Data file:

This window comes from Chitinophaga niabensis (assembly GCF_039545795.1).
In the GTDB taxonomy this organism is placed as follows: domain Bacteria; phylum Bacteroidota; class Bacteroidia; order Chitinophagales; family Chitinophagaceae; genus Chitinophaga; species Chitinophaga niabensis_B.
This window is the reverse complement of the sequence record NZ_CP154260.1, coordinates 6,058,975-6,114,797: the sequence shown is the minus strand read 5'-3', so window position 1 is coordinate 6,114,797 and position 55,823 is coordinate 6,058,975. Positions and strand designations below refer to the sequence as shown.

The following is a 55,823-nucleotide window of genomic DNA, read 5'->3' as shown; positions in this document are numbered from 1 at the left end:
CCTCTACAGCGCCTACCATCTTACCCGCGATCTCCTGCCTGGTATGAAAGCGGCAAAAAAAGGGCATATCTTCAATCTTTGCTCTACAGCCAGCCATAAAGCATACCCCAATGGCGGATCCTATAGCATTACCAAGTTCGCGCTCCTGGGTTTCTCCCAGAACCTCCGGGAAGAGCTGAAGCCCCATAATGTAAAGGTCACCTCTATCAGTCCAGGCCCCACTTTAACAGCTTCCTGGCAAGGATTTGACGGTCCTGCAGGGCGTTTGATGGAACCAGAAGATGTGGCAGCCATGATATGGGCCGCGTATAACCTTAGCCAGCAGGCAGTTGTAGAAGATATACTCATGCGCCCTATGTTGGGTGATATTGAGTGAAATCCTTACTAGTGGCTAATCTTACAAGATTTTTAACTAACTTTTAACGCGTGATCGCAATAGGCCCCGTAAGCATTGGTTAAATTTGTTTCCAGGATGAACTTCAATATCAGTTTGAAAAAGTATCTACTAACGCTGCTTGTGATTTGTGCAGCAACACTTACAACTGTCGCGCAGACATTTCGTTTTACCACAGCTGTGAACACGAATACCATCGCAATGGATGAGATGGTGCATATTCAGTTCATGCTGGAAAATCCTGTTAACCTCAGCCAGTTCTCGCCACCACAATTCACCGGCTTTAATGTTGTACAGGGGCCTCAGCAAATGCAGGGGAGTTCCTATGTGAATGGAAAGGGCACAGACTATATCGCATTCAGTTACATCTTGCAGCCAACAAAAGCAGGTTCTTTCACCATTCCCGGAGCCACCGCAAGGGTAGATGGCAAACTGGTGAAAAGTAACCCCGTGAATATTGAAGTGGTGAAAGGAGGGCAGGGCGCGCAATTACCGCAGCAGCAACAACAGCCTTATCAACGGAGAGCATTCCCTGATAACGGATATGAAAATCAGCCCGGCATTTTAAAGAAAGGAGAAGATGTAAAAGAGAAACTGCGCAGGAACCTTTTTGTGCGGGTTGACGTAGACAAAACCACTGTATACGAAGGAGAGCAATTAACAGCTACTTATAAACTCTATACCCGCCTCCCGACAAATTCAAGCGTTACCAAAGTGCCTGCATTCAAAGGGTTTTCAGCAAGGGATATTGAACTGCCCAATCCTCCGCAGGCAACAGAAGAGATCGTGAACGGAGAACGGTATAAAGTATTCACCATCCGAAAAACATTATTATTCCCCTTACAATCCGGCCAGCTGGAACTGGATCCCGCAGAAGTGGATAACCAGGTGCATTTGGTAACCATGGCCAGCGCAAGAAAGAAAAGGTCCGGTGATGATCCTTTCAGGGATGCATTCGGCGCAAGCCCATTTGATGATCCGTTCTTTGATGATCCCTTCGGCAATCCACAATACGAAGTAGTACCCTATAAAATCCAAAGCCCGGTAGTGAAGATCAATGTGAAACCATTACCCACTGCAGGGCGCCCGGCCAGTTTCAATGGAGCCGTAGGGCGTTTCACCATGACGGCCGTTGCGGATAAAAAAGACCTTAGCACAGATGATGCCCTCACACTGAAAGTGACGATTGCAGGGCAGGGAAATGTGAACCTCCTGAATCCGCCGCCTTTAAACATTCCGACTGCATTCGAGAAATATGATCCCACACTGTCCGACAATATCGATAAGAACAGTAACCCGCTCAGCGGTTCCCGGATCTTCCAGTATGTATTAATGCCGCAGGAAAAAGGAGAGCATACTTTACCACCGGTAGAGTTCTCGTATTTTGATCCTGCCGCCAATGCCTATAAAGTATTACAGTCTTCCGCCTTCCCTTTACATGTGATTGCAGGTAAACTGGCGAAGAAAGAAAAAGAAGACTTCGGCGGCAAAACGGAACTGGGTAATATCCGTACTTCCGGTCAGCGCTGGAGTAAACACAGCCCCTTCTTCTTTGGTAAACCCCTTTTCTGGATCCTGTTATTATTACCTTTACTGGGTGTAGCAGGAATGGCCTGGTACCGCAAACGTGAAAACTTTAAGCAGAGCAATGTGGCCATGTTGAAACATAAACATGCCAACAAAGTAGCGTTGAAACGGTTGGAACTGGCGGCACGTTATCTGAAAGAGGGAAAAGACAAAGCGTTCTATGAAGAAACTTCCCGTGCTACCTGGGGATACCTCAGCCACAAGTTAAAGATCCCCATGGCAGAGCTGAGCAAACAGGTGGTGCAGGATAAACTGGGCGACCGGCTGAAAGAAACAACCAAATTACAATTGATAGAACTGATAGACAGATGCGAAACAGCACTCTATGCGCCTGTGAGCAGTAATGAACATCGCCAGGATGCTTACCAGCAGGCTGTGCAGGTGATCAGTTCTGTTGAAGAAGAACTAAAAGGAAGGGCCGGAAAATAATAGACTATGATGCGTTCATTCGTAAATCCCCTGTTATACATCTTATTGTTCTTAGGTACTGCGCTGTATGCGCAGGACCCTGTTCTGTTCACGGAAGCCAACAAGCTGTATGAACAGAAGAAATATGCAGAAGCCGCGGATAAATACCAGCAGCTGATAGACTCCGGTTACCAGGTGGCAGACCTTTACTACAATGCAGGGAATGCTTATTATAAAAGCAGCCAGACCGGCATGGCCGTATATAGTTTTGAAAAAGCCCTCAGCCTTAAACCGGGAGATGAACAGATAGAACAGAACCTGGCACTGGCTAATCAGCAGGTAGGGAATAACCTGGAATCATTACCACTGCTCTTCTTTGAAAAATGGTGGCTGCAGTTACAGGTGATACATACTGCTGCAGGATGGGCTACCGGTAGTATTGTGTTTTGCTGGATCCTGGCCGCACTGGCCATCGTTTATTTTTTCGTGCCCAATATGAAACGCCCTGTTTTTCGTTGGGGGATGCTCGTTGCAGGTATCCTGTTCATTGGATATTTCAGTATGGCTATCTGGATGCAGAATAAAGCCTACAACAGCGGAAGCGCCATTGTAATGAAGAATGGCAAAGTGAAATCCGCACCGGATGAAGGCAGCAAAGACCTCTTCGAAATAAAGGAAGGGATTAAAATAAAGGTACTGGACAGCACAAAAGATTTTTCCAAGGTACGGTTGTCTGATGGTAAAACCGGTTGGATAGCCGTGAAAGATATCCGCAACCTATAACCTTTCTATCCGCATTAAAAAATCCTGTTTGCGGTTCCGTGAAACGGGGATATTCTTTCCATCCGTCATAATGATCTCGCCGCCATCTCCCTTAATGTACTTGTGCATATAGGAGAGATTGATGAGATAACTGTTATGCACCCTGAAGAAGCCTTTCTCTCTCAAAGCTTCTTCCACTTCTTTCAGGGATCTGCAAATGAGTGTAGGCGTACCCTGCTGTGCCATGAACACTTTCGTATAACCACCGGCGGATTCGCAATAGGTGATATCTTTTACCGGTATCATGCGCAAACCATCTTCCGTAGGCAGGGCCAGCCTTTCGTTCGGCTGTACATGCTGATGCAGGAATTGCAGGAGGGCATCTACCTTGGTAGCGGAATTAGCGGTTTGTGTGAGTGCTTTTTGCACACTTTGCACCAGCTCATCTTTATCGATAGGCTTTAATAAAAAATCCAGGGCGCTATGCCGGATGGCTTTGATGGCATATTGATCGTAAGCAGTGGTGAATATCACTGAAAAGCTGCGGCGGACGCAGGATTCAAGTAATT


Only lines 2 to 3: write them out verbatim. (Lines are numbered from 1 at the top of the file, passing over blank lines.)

In the GTDB taxonomy this organism is placed as follows: domain Bacteria; phylum Bacteroidota; class Bacteroidia; order Chitinophagales; family Chitinophagaceae; genus Chitinophaga; species Chitinophaga niabensis_B.
This window is the reverse complement of the sequence record NZ_CP154260.1, coordinates 6,058,975-6,114,797: the sequence shown is the minus strand read 5'-3', so window position 1 is coordinate 6,114,797 and position 55,823 is coordinate 6,058,975. Positions and strand designations below refer to the sequence as shown.